yup, you could add the spinach puree to any cheese sauce base. i’m not sure it would work if you just added shredded cheese to the spinach puree as you might not get a smooth sauce that coats the pasta. thx for hosting a recipe swap, thursday is one of my favorite blogging days 🙂

  6. We always make Blarney Stones:
    http://www.cooks.com/rec/doc/0,1610,146177-232202,00.html
    To make them gluten free, just substitute your favorite gluten free flour mix for the flour and add 2 t xanthan gum. This year I have the added challenge of making them without refined sugar. If I succeed, I’ll post the recipe on my site.

  7. CountryMama@The Cozy Country Home says:

    We’re a big Irish family and this is the stew I grew up on… the exact same one!! I make it all the time! How funny…food brings people all over the country and world together!!

  8. Jen - Balancing beauty and bedlam says:

    Oh, I have that book…and definitely need to go pull it out as our read aloud for the month. Thanks for the reminder. 🙂

  9. Jen - Balancing beauty and bedlam says:

    And as I keep checking Mr. Linky around midnight ECT, I just realized that you are a west coast girl now. That means that us East Coast girls will be in poor shape to home school if we wait for it to post on thursdays at midnight. :)Bummer.

  10. I was introduced to the “Carnival” concept this week, so your blog is the first time I used Mr. Linky’s Magical Widgets. I mistakenly added #28 without the recipe name, so I added #29. If you would like to delete #28, please do so!

    Thank you for hosting this sharing!

  11. Hmmm…not seeing a link, so I’m probably totally doing this wrong (or it’s over and I missed it), but anyway…
    Here’s the link to our Irish Supper Menu:
    http://www.raisingarrows.net/2010/03/irish-supper-menu.html

  12. ROFLOL! When people tweet something I figure they are current! Thanks for the smile this morning.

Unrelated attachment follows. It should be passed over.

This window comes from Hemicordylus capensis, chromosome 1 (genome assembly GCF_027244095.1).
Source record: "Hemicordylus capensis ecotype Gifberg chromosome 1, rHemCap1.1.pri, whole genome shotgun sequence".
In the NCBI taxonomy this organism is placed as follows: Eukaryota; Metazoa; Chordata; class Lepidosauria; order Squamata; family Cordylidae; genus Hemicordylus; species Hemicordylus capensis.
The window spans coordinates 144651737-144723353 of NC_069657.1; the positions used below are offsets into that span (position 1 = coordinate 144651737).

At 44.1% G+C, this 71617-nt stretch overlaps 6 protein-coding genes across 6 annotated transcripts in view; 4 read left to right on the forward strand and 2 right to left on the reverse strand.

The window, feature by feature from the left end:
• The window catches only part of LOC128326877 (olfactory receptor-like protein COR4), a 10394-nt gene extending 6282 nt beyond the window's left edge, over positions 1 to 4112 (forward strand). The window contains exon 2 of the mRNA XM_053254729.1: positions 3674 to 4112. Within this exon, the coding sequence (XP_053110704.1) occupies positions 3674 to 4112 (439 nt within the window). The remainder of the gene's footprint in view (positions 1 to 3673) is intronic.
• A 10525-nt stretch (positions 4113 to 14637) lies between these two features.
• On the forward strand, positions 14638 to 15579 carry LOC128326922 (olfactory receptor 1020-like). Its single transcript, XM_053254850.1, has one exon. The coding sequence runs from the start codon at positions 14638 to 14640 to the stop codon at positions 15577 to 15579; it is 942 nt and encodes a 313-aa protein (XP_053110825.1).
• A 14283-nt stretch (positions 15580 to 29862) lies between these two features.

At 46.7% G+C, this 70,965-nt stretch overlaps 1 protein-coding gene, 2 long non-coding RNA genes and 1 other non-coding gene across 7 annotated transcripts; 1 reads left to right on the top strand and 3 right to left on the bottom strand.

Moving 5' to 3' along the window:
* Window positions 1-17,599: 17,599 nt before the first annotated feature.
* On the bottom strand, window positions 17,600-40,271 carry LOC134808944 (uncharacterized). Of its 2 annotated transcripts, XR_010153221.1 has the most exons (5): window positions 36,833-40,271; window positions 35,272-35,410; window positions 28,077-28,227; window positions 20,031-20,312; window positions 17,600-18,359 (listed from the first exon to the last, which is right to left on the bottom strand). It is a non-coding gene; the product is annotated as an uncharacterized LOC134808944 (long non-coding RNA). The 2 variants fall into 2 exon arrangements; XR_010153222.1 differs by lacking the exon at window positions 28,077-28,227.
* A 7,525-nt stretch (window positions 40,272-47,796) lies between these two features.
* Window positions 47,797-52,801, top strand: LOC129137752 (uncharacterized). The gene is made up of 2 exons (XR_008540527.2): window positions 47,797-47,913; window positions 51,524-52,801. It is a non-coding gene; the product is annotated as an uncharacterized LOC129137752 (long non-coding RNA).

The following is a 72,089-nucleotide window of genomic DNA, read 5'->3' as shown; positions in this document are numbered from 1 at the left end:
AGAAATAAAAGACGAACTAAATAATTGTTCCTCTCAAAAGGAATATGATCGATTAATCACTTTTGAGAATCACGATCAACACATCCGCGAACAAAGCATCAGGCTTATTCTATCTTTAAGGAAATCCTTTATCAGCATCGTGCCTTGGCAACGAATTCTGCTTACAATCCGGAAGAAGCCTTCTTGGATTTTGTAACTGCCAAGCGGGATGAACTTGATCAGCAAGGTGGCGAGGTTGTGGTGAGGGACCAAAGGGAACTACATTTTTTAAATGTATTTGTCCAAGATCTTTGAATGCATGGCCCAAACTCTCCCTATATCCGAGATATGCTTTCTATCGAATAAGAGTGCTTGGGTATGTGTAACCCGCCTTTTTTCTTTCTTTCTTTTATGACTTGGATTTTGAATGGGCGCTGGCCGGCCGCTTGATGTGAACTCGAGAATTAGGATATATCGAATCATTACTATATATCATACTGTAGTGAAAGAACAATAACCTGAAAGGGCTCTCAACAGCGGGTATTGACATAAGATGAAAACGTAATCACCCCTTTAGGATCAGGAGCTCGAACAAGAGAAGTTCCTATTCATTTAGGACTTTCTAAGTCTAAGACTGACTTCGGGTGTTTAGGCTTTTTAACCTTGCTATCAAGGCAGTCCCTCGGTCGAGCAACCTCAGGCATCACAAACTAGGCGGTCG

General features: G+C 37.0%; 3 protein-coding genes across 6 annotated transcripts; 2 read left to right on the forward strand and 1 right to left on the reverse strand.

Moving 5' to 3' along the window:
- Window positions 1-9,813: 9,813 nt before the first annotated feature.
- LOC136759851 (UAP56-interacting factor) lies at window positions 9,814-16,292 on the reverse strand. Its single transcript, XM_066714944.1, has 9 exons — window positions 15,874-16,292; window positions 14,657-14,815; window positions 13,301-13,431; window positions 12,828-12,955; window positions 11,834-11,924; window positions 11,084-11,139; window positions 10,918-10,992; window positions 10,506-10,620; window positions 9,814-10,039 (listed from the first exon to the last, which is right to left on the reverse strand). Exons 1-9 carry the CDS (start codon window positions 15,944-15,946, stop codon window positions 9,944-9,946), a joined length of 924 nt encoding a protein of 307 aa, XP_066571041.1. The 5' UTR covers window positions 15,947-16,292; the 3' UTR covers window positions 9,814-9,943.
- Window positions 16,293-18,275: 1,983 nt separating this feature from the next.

13. Love finding new St. Pat day’s recipes, thanks for sharing. Here is a fun meal fit for a leprechaun, the kids love all the green. As a bonus it is super easy to make!

    http://jackkhcktt.blogspot.com/2010/03/meal-fit-for-leprechaun.html

    Slainte!

  14. Deb Harris says:

    I’m a follower that usually doesn’t comment but have a question. I love this Irish Stew & have made ones very similar. What I’m wondering is about freezing it. I’ve started slowly freezing meals & love having meals in the freezer. I’ve never frozen stews or things with potatoes because I’d always heard they didn’t freeze well. Does this freeze well? I really hope so. I’m half Irish, my mother was born there. My biggest dream is to visit, don’t know if it’ll happen but I keep hoping. Love your site & use lots of recipes & info. Thanks

    • Good question. Yes, sometimes the potatoes get a little mushy, particularly if you use regular russets. Red potatoes have a different texture, so they hold up better on freezing. Another alternative is to make the stew without the potatoes and then serve it over mashed potatoes, champ, or colcannon.

  15. We do this stew, or a variation, and colcannon, a cabbage and potato dish that is fabulous. Here is one recipe. We usually add a little bacon. Because, bacon: http://www.irishcentral.com/culture/food-drink/colcannon-traditional-irish-recipe-118184429-237376811.html

  16. I made this on Sunday for a freezer meal that never made it into the freezer because it smelled so good and was equally delicious. At our house we always have corned beef, cabbage and red potatoes smothered in mustered.